UK – The earnings of UK pensions staff rose by 5.9% in the last year – though the rate of growth is slowing down.
The rise comes amid 29-year lows in pension returns and daily pensions horror stories in the press.
According to salary research firm Remuneration Economics, which surveyed more than 2,500 individuals in pension management, consultancy and administration, total earnings rose by 5.9% to November 2002. With earnings having risen 8.5% in the previous year, the figures suggest a less highly rewarded market.
According to WM Co., UK pension funds reported negative investment returns of –13.9% in 2002 – the worst annual return since 1974. Stories of scheme closures and underfunding appear daily in the UK media.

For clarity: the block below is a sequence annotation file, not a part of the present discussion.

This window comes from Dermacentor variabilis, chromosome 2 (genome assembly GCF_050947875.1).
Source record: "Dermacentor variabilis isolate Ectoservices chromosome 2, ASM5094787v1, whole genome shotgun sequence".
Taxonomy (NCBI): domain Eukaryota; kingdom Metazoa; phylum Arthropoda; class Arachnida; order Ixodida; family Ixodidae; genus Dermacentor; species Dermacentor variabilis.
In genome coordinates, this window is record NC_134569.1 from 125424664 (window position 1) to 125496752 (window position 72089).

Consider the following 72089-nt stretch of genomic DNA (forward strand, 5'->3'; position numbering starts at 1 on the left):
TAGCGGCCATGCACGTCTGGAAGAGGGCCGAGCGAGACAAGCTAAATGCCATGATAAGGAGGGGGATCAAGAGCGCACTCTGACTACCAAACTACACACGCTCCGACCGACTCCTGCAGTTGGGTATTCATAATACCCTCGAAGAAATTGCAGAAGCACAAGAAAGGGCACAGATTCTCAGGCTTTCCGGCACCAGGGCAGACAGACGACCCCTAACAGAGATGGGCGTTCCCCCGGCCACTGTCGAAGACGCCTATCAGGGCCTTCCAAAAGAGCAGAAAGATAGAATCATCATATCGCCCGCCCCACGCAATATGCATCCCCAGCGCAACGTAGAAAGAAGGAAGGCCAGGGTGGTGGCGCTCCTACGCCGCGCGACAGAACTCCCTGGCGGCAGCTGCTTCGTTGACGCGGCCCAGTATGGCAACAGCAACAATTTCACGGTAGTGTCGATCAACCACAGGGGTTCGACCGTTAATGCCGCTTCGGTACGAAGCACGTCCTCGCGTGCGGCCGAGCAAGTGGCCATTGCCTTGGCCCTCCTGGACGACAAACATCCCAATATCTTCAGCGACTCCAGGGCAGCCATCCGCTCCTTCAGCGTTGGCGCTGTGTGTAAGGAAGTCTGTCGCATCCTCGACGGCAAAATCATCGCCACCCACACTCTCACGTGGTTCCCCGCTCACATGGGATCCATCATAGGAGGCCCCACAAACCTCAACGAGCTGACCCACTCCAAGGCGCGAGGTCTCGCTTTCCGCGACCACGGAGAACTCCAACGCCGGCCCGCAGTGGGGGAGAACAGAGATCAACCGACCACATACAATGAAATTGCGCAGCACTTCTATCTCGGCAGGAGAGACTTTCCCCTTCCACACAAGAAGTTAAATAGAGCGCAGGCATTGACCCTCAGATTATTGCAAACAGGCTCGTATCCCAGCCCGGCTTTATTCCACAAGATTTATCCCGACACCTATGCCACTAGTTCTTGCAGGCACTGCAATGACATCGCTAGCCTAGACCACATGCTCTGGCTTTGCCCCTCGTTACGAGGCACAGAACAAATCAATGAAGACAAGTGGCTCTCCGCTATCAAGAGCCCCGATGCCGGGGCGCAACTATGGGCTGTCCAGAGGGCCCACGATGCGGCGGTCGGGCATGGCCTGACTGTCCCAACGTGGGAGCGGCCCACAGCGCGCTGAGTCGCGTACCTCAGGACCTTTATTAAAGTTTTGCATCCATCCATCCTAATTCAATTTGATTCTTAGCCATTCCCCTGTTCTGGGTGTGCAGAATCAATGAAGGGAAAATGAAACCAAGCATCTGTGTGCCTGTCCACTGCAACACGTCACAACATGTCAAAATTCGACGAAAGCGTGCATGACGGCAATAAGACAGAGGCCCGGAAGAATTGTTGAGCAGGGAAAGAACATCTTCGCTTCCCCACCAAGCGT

Remuneration Economics found that resignation rates have fallen to 7.7% from 14%. The number of companies reporting retention problems has also fallen dramatically.
Representation of female pension specialists in the industry remains strong, but disparities between pay between males and females even at more junior levels still exists. The survey showed that for positions ranging from administrator to senior function head females earned between 500 pounds (709 euros) and 3,500 pounds (4,900 euros) less than their male counterparts – even in roles dominated by females.
Remuneration Economics’ survey is based on salary data from 53 top UK companies and over 2,699 individuals, showing data for three distinct industry groups - consultants, insurance and private sector. It is available on www.celre.co.uk.